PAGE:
Thursday, December 05, 2019

a tisket a tasket

I'm getting very side-tracked with my grandomther's basket quilt.
I worked on it for most of Monday, our first day home after Mexico trip.
I thought of mending each square before working on it.
nah
I questioned why I felt that I needed to do anything with it.
I tried to do something with it back in 2007 and ended up making a paper quilt.
Folded the real one up for twelve more years.
The thing is, it's quite badly made.
Machine stitching is mixed with hand stitching - and this is for both applique and the quilting.
It's as if my grandmother, my mother's mother, didn't know what she was doing.
She was just going for it
 I think she stopped working on it because she didn't know how to proceed.
I've been told that I am a lot like her...and handling these patches makes me feel her more closely.
She's right here.
She doesn't mind that I decided to cut her work up.
She's glad that I am working with it.
She was an amazing gardener.  and painter.
This always happens to me when I come home from a trip.
I'm faced with a house FULL of artifacts of our long life together,
and I start to put everything in order.

By making new things out of them!  It's so foolish. 
What I need to do is turn my back on it all and get back to me.
pure me....moving forward.

But instead I wallow in my - our- past.
My grandmother's quilt is just a passing phase.  I will get over it.
But for now, it is what I'm working on.
I'm thinking of treating the patched and mended piece like a Japanese boro
densely stitched with big threads.
Lord, save me from myself.
The physical act of making is a way of clearing the mind from demands of the outside world.  Somewhere between the heart and the mind is a state of concentration out of which ideas and insights emerge. 
Mary Jane Jacobs 

14 comments:

  1. Very interesting post Judy. So sweet. It will be very interesting to see your work going forward after you have spent time in your grandmother's company.
    I see in one of your paragraphs different words.....But instead I am grounded in my-our-past. My grandmother's quilt is a comforting phase. I will embrace it. For now, it is what I'm working on.
    Much love Judy.

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    1. thank you
      I love the way you could hear a gentler, kinder me.
      You are right - I am feeling comforted by this quilt, even though I am frustrated by the beginner quality of it, when I grew up thinking of her as someone who knew how to make beautiful clothes for my aunt and my mother.
      Yes, I will embrace this comforting phase. For now, it is what I'm working on xo
      much love to you, Jackie. xo

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  2. a collaboration of time and blood lines

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  3. Thought you might like this link: http://vintagecraftsandmore.com/tag/nancy-page/ . Enjoy your musings about your grandmother's quilt. Very sweet to travel back in time to appreciate her even more.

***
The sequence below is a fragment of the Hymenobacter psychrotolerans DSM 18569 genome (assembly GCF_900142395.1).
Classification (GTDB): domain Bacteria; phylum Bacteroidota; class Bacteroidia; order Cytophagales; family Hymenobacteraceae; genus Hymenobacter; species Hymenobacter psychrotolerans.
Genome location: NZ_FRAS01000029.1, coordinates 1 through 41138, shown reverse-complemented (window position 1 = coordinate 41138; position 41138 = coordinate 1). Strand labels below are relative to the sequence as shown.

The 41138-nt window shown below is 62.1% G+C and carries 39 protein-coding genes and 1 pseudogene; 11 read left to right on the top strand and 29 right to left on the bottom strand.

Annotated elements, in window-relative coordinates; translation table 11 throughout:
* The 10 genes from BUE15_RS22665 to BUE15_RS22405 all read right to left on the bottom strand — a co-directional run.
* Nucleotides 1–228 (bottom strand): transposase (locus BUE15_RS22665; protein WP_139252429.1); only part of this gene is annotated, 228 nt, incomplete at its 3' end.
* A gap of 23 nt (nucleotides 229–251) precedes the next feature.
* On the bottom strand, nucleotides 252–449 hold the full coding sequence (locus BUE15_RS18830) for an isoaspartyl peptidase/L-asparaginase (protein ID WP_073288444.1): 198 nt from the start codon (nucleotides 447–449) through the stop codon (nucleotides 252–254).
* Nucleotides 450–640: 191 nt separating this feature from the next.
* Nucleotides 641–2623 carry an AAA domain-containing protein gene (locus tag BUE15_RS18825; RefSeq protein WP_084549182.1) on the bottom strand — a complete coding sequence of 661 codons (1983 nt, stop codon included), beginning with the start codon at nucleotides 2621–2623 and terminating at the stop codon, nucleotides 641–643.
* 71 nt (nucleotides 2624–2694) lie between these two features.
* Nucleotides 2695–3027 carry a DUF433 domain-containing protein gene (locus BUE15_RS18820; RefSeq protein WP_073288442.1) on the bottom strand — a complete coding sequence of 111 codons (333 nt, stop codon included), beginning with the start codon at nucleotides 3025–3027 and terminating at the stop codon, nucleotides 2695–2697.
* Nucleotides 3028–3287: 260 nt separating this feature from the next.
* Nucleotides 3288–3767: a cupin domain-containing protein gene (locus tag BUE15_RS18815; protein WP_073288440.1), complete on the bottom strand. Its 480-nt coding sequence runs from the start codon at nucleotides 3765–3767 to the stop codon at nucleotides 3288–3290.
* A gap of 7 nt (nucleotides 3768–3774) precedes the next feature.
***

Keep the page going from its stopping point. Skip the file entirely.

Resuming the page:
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    1. Thank you. I went to the link and it was very nice to see the pattern and the date of the weekly newspaper patterns. I have worked out that my grandmother was about 40 when she made the quilt from these published patterns - and was busy with 4 little children at the same time, all born in the 20's with the baby born 1929. My mother was born 1927. I think that making this quilt was very nurturing for my grandmother. Each block was lovingly stitched. xo

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  4. Here is one more: http://www.coveringquilthistory.com/nancy-pages-garden-bouquet.php This is the story of my like ~ starting down a path that side tracks me to learn a little more. A good thing I think.

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    1. Thanks for that link as well. It sounds as if we are both easily side-tracked into personal discovery. Yes - a good thing. Thanks for both of these informative links xo

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  5. Your work on this quilt may inspire another person
    in your family's future? I love the baskets holding different flowers.

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    1. I love the idea of making something for the future generation to touch and understand. It's very life-affirming and hopeful to create for that purpose. Thanks for your note. I also love that each basket has a different flower. They reflect Ethel Jane's huge creativity and love of her flower garden. xo

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  6. So glad you got to add more to the story. It's wonderful!

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  7. the same happens to me when I've been away (sometimes after just one night!) I think it has to do with (gently) settling back into one's own life.....by starting out with something to do with 'tidying up' I find it easier to feel 'at home ' again
    love the quote btw

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  8. I have so enjoyed reading this post Judy with your thoughts and your grandmother's quilt. I never knew any of my grandparents, they had all passed on before I was born.
    I like that you had no qualms about cutting the squares out of the quilt and your idea of possibly using the Japanese Boro stitching , I think it would look perfectly at home!

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  9. I so get where you are going here Judy. Happens to me all the time.

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Thank you for taking the time to connect. Much appreciated.xx